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South Australian shipping lines


In the earliest days of South Australia, ships arriving at Port Adelaide came from overseas or from the eastern colonies. Ketches and other coastal traders maintained contact and trade between Port Adelaide and the small scattered coastal towns, a number of which in time would grow into substantial ports. As the colony prospered and the number of exports of wool, wheat and copper ore increased and as Port Adelaide itself increased in size, masters and owners of a single vessel began to think of expansion. Syndicates formed to run ships along the coast and to the other colonies.

The Melbourne based firm of McMeckan, Blackwood began operating to Port Adelaide, carrying flour from South Australia for the Victorian goldfields. At around the same time a syndicate, Adelaide & Melbourne Steam Ship Company commissioned the steamer Admella which operated successfully against McMeckan, Blackwood until she was disastrously wrecked in 1859. The intercolonial trade between Melbourne and Adelaide was aggressive, but there was still no large shipping company operating out of Adelaide. Individual ships and their owners continued to ply the waters; McMeckan, Blackwood had a virtual monopoly.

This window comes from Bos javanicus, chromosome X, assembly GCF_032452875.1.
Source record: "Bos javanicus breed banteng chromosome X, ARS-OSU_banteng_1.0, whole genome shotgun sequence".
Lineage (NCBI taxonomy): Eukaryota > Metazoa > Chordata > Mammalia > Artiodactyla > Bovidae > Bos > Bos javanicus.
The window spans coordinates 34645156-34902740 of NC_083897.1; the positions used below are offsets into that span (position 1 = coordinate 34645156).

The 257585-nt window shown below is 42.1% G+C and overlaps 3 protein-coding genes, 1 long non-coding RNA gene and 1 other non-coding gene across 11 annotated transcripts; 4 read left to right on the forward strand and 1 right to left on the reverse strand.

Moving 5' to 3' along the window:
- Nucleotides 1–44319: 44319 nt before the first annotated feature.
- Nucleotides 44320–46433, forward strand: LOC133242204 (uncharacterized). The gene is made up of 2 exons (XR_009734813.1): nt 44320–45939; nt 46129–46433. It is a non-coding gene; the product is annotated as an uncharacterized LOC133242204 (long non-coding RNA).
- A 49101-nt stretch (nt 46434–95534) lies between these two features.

Samuel White, a flour miller at Aldinga entered the shipping business in 1861 with Havilah. From small sailing vessels to ship his flour out of nearby Port Willunga, he expanded into steamers and competed directly against McMeckan, Blackwood on the run to Melbourne, with his ship South Australian which could carry 200 passengers as well as her cargo. White's shipping venture bankrupted him in 1867 and he lost his mills in addition to his ships.

Joseph Darwent, a shipping agent and broker at Port Adelaide was another who ventured more directly into the shipping business and operated steamships from Port Adelaide to the coastal ports. He and his syndicate ran the 197 ton steamer Marion to the gulfs. Later Darwent's syndicate added the long-lived Lubra to their small fleet and operated successfully for a number of years.

However a more aggressive company finally emerged on the Port Adelaide scene, one which would progressively swallow local and interstate rivals. In 1875 the Adelaide Steamship Company was floated. For the next 96 years this company would dominate the Adelaide shipping scene and beyond.

Mount Gambier steamers
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